Q This exotic looking plant grew up spontaneously in my vegetable garden. I would like to know what it is.
A The plant in question is one healthy canna plant. It should produce a showy bloom in a possibility of several colors. Cannas are long-lived perennials in most of our state, but can sometimes get nipped in Northwest Arkansas winters. It thrives in full sun.
Q I hope you can help identify the problems with the established hedge that looks like a big portion has died and a diseased or infested Rudbeckia. I did not notice any insects or evidence of insects on the leaves of either plant. If either problem is treatable, what should I do or use?
A The shrub looks to me like it has been burned. Was anything really hot close to it, or was something sprayed? The pattern does not look like a disease to me. Keep an eye on it and see if it spreads. The Rudbeckia does look like it is suffering from a disease, but it looks like it is blooming fine. There are fungal and bacterial diseases that can affect Rudbeckia. Avoid giving the plant too much water. Try to keep the foliage as dry as possible and cut out the heavily damaged leaves. If problems persist, take a sample to your local county extension office; they can send it to the disease lab for diagnosis. You might want to call before you go, to see how they are handling foot traffic. A thorough fall cleanup this year will also be helpful.
Q In one of your recent columns, you told about a fertilizer you sprinkle on your outdoor potted plants and water in, doing this about every two weeks. What brand do you use? When I went to a local nursery, they sold me some Osmocote which I think is a great fertilizer, but you put it on every 4 months. I can remember every two weeks but certainly will forget every four months. I also forgot the three numbers in your fertilizer and don’t have the article anymore.
A All complete fertilizers come with 3 numbers on the bag or box. They represent nitrogen, phosphorous and potash. An even mix is what I find works best for me. I use a variety of brands. I usually don’t buy anything higher than 10-10-10 for my container plants. Right now, I have two bags of 8-8-8 and some of 4-6-3. I love Osmocote for a slow-release fertilizer, and I do use it when I am planting my containers and the annuals and perennials in the ground. Since I water so frequently, I follow up in the summer with a faster acting granular form of a complete fertilizer. If you have a small number of containers, water-soluble fertilizers also work, but I have a large yard and I fertilize a lot, so I would not want to keep mixing and pouring. Look for something evenly balanced. I know many gardeners want to go with a fertilizer with a high middle number for more blooms, but phosphorous (which is the middle number) stays in the soil fairly well, while nitrogen is needed to keep things growing well and a good green color.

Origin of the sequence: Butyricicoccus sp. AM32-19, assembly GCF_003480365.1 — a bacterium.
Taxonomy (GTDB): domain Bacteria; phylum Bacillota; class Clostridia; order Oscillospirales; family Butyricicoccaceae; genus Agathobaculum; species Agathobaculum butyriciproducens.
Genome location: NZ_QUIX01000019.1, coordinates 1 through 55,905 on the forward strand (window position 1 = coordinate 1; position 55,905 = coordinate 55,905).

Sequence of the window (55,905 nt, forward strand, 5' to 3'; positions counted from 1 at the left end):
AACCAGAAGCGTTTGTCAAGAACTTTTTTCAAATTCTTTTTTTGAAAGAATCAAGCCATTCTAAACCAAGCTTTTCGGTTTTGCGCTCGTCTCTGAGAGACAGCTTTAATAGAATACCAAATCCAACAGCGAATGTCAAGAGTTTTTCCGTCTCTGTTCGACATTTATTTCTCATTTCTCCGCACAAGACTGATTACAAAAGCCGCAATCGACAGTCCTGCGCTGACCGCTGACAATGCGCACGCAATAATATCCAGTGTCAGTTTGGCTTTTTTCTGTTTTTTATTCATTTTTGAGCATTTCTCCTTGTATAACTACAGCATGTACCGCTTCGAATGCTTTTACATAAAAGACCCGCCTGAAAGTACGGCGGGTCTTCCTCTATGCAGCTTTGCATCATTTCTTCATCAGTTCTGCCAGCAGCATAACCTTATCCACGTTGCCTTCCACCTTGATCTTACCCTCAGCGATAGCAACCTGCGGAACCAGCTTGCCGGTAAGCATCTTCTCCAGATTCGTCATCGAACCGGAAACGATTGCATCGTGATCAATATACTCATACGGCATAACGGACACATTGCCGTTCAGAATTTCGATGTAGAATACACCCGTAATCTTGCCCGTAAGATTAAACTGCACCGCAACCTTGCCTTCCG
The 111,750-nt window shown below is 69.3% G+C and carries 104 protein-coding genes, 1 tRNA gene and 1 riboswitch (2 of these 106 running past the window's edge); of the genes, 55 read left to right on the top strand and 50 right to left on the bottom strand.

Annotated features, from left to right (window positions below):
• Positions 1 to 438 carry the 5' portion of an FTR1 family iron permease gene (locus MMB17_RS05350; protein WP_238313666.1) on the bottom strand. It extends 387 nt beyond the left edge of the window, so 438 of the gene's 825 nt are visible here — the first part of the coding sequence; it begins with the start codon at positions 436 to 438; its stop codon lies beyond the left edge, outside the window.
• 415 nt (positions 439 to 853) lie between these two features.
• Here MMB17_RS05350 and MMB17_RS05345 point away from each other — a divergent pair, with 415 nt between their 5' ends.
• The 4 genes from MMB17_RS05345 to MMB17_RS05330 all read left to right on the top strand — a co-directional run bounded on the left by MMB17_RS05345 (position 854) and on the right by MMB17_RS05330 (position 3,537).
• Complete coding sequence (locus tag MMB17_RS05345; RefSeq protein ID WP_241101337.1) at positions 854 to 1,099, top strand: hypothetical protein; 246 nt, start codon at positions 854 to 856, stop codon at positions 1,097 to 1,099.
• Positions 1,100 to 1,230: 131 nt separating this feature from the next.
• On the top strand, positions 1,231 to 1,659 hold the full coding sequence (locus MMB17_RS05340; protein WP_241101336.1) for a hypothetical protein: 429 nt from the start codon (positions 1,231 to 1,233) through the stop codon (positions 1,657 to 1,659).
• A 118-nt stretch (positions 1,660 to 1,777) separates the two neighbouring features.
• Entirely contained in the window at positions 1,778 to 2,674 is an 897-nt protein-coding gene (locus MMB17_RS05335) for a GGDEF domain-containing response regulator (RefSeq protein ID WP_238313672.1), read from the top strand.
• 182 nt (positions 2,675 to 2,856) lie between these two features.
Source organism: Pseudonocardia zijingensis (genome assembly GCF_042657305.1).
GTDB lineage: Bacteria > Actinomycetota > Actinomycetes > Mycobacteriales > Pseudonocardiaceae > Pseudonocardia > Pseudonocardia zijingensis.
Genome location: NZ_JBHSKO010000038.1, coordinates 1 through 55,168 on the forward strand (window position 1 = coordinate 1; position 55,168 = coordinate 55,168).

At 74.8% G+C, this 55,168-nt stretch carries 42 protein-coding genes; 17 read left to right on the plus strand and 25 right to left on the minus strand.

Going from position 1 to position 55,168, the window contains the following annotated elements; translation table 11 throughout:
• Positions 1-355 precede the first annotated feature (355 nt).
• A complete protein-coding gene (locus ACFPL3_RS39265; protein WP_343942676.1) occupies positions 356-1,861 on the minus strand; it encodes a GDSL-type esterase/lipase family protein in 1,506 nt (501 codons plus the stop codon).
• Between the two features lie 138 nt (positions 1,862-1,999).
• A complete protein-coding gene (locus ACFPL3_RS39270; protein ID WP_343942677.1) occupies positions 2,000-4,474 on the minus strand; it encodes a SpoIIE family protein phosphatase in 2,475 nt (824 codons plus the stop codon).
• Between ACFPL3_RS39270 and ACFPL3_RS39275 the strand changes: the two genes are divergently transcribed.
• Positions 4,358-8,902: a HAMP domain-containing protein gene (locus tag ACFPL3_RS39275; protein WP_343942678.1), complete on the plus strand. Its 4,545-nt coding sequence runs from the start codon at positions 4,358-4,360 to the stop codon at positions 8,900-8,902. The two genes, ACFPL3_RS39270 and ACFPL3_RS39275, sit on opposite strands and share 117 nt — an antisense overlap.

Q We have a beautiful hibiscus, bought a couple of years back. I overwinter it in the garage. This year, it seemed to struggle for a while. I promised to quit singing to it, and it perked up. We have gorgeous yellow blooms. They take a week or so from first sign of bud and produce magnificent blooms, but they last one day only. The next morning, they are rolled up similar to the ones about to bloom. What can I do to make them hold on?
A Unfortunately, that is the nature of the beast. Most tropical hibiscus flowers only last one day. A few new varieties can last up to 3 days, but that isn’t common. If you keep your plants well-watered and fed, they should have continuous flowers in the summer months. Since you do save yours from year to year, remember they bloom on new growth, so a really woody, older plant will have fewer blooms. Repot it every spring and prune it to encourage better flowering.
Retired after 38 years with the University of Arkansas Cooperative Extension Service, Janet Carson ranks among Arkansas’ best known horticulture experts. Her blog is at arkansasonline.com/planitjanet. Write to her at P.O. Box 2221, Little Rock, AR 72203 or email